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Rebellion January 12, 1826     
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Engraving of slave kidnappers
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Detail from an 1834 engraving depicting a free black being kidnapped by slave raiders. Africans in America Web site, original in the Library of Congress.
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Meanwhile, slave raiders from Georgia and the Carolinas stepped up their activities in the Seminole territory, attempting to kidnap Black Seminoles from their settlements. Seminole chiefs sought redress in local courts, but justice was hard to come by. Frontier judges frequently accepted the false claims of white and Creek slavers.* The judicial system was so lopsided that even Governor DuVal sympathized with the Indians:

"I could not consent to that sort of left-handed justice which gives all that is demanded to our citizens, and which withholds justice from this cheated, abused, and persecuted race."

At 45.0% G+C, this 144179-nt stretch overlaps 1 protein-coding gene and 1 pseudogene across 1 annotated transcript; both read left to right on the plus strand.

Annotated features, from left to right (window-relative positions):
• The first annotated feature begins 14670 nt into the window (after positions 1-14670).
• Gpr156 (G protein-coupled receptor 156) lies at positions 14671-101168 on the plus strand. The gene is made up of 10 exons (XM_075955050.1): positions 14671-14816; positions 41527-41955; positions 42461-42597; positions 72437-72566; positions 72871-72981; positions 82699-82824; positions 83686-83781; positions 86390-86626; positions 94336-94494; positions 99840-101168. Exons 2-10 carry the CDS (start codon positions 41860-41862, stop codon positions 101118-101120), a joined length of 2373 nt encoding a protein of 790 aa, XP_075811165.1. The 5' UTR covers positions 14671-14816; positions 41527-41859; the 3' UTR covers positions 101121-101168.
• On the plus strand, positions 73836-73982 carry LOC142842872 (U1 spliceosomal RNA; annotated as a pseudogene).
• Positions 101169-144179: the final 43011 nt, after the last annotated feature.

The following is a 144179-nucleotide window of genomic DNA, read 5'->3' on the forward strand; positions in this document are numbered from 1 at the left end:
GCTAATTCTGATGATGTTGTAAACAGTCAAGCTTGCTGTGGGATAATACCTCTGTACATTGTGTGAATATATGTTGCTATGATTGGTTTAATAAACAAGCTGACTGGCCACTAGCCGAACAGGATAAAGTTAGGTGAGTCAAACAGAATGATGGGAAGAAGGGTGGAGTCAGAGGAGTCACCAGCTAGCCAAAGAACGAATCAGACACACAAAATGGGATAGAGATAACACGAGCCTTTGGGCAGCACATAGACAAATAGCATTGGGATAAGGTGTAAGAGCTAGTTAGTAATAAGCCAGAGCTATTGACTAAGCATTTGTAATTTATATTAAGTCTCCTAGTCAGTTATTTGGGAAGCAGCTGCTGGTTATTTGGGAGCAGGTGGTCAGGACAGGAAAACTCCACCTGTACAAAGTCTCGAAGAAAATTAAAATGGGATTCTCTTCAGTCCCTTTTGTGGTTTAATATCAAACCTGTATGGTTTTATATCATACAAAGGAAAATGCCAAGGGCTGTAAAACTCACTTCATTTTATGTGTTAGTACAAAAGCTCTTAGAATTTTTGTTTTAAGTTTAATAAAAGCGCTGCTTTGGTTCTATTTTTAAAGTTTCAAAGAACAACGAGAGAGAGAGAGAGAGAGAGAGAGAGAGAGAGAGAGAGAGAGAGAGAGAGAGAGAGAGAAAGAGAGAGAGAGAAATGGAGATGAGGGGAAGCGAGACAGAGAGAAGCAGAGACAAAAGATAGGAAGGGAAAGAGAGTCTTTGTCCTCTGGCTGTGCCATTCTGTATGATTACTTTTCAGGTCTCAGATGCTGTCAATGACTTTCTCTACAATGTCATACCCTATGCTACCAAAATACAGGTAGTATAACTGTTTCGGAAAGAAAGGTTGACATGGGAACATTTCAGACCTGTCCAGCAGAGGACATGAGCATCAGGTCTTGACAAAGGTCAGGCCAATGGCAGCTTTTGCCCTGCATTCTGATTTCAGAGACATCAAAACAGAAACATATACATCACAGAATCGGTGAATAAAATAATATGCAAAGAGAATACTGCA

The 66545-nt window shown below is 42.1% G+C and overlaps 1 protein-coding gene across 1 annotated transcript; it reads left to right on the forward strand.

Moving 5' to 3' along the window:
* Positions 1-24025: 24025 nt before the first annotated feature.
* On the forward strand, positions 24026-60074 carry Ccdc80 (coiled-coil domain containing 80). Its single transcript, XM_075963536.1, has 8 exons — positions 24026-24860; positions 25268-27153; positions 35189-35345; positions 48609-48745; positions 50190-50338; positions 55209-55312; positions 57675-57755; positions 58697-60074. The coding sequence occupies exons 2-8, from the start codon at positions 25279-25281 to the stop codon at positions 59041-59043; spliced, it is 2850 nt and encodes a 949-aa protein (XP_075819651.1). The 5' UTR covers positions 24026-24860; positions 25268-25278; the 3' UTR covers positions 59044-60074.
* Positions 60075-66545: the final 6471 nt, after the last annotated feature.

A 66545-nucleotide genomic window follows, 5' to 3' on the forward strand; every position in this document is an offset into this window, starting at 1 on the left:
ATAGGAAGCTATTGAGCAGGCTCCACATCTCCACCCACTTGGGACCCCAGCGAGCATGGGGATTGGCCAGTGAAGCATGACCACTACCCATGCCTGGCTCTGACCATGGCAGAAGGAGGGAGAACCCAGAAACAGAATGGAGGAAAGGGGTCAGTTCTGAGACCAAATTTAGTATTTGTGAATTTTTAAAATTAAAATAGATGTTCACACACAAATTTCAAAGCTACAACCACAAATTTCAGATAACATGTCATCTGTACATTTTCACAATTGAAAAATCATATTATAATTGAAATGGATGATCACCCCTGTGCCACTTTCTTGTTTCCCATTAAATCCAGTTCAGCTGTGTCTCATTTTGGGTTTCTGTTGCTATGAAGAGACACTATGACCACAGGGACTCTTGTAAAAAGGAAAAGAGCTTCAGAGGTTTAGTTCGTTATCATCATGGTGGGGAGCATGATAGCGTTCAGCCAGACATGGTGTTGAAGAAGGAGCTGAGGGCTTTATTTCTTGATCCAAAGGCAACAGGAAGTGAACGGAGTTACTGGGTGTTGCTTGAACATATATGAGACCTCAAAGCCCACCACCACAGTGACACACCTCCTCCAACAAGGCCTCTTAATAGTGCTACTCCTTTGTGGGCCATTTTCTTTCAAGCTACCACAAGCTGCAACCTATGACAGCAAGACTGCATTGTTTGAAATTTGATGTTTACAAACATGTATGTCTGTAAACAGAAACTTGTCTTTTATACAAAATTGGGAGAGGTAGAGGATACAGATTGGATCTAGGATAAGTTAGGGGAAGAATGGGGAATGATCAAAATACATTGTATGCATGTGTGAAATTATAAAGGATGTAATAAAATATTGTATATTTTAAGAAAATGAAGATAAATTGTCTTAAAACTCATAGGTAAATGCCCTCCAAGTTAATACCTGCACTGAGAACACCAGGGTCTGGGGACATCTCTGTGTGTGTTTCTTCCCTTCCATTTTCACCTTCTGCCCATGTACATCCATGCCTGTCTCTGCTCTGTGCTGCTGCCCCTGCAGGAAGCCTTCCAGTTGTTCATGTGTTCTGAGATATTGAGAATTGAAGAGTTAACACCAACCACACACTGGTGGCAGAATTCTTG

But DuVal did not sympathize with the blacks. He strongly urged that the blacks be purchased from the Seminoles and sold into slavery, since "it is oweing to them that the Indians have not acted properly."

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Sources: Mahon 61, Simmons 84, Carter 23: 413-14, 472-73, Sprague Origin 34-5, 42.
Part 1, Early Years: Outline  l  Images

*Some claims to Black Seminoles were undoubtedly true, as Indians continued to raid plantations, and fugitives continued to find refuge with the Seminoles, despite the tribe's promises to the contrary. Most Americans claiming ownership of the Black Seminoles, however, had been indemnified for their losses when the country annexed Florida. U.S. taxpayers paid the bill for this expense, but that did not stop hundreds of people from falsely claiming individual Black Seminoles over the next four decades.

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 Trail Narrative
 + Prologue
 + Background: 1693-1812
 - Early Years: 1832-1838
+ World at Birth
+ Encroaching America
+ A New Country
spacer spacer Annexation
Moultrie Creek
Slave Raiders
Abraham
Gopher John
Peace
 + War: 1832-1838
 + Exile: 1838-1850
 + Freedom: 1850-1882
 + Legacy & Conclusion